Relief Work Frieze in stoneware
Signed and dated "A. GUILLOT. 1899" lower left. Bears three marks of the manufacture "EMILE MÜLLER" and the reference "152B" three times on the back.
H. 73 - W. 79 cm
This work is a reduction of a fragment of the Frieze of Work exhibited on the left pillar of the Porte Binet at the 1900 Universal Exhibition. Through the representation of workers carrying their tools at the head of a marching crowd, this frieze is a reflection of the workers' world in the midst of social change.
The monumental frieze was then recovered by Louis Müller who exhibited it in the courtyard of the Müller factory until 1957. The frieze is currently exhibited in the Müller Park in Breuillet (Essonne department).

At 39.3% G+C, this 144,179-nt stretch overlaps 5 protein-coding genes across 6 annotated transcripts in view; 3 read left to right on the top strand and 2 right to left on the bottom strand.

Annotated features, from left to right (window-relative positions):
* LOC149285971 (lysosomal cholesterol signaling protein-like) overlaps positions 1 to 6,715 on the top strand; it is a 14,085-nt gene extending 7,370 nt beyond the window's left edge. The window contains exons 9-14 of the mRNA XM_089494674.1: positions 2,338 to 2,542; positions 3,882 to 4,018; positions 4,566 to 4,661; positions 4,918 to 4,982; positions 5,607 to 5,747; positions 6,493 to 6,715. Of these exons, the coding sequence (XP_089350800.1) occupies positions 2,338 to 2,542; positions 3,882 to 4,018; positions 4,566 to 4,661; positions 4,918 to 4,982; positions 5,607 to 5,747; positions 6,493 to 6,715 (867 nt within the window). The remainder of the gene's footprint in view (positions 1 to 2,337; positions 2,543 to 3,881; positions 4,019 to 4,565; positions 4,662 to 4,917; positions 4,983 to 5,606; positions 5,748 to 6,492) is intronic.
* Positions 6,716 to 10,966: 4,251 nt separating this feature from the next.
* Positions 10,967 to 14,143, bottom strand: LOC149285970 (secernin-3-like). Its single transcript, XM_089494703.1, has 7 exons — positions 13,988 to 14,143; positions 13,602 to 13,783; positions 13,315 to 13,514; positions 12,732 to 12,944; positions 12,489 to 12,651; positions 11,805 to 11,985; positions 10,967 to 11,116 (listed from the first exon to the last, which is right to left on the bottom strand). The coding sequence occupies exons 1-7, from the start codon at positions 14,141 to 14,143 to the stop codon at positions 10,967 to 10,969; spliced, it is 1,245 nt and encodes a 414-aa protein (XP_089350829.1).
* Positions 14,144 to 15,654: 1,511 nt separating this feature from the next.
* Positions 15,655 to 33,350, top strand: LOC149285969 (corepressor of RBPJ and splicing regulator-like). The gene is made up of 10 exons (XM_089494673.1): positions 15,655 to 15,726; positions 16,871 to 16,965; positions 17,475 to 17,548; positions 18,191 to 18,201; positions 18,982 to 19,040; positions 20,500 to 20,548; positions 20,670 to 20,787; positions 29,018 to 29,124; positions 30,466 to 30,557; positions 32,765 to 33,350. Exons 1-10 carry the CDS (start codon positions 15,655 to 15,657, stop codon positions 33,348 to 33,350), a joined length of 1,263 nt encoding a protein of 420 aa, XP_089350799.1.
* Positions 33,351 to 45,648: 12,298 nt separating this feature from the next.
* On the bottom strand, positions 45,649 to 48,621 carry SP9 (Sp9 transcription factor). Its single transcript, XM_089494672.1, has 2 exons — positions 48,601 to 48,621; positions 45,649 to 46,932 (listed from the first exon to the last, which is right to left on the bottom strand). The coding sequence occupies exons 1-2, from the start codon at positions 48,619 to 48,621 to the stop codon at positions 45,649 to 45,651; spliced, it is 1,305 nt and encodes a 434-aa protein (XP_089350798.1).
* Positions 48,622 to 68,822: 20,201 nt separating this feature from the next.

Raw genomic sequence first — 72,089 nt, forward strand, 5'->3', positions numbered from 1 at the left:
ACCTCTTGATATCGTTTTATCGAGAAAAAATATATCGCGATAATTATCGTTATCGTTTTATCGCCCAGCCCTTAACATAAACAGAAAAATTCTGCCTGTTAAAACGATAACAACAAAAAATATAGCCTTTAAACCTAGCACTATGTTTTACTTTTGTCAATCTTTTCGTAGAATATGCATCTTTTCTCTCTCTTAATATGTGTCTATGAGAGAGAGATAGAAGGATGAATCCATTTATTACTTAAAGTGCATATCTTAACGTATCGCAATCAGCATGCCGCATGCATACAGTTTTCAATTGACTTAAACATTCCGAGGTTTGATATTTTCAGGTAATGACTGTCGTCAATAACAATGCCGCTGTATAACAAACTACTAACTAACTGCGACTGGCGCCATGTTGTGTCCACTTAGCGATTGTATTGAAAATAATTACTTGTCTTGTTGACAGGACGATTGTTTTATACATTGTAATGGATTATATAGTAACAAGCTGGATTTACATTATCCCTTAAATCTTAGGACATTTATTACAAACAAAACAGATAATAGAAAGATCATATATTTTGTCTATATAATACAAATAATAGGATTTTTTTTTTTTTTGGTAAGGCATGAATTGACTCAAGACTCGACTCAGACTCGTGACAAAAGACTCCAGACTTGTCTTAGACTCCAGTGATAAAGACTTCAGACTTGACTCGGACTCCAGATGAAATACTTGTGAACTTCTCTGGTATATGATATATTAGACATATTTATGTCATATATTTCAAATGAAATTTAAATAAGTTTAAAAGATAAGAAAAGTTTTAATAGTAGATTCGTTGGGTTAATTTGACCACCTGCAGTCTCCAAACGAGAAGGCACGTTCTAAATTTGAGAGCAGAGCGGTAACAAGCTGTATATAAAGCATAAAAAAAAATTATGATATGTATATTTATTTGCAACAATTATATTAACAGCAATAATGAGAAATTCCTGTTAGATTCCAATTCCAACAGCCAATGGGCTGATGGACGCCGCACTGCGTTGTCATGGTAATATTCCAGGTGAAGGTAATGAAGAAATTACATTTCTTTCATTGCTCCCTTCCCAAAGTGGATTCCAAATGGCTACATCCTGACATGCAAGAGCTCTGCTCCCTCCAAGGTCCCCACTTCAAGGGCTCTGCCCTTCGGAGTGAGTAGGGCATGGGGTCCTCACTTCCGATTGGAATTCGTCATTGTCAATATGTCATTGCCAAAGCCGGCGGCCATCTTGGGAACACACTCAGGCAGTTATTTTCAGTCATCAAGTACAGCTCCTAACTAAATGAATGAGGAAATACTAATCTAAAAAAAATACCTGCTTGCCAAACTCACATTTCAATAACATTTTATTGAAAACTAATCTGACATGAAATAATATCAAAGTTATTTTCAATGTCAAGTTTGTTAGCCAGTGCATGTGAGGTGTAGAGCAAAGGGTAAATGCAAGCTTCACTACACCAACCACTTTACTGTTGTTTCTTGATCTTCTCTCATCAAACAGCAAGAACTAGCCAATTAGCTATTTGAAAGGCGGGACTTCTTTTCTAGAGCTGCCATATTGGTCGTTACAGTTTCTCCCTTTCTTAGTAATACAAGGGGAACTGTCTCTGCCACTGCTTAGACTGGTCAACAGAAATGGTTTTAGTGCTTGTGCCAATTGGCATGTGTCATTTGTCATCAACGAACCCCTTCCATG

Anatole Guillot's work is greatly influenced by her academic training at the École des Beaux-Arts and in the workshops of sculptors Alexandre Falguière and Jean Gautherin. He is mainly inspired by the rural and working class world, which he translates into a very naturalistic style that developed in the last decades of the 19th century.
Émile Müller's factory, also called the Grande Tuilerie, was founded in 1854 in Ivry-Port. It was mainly distinguished by the production of porcelain stoneware, a material designed for industrial use. The production of the factory was awarded in Europe and abroad at the Universal Exhibition in Chicago in 1893.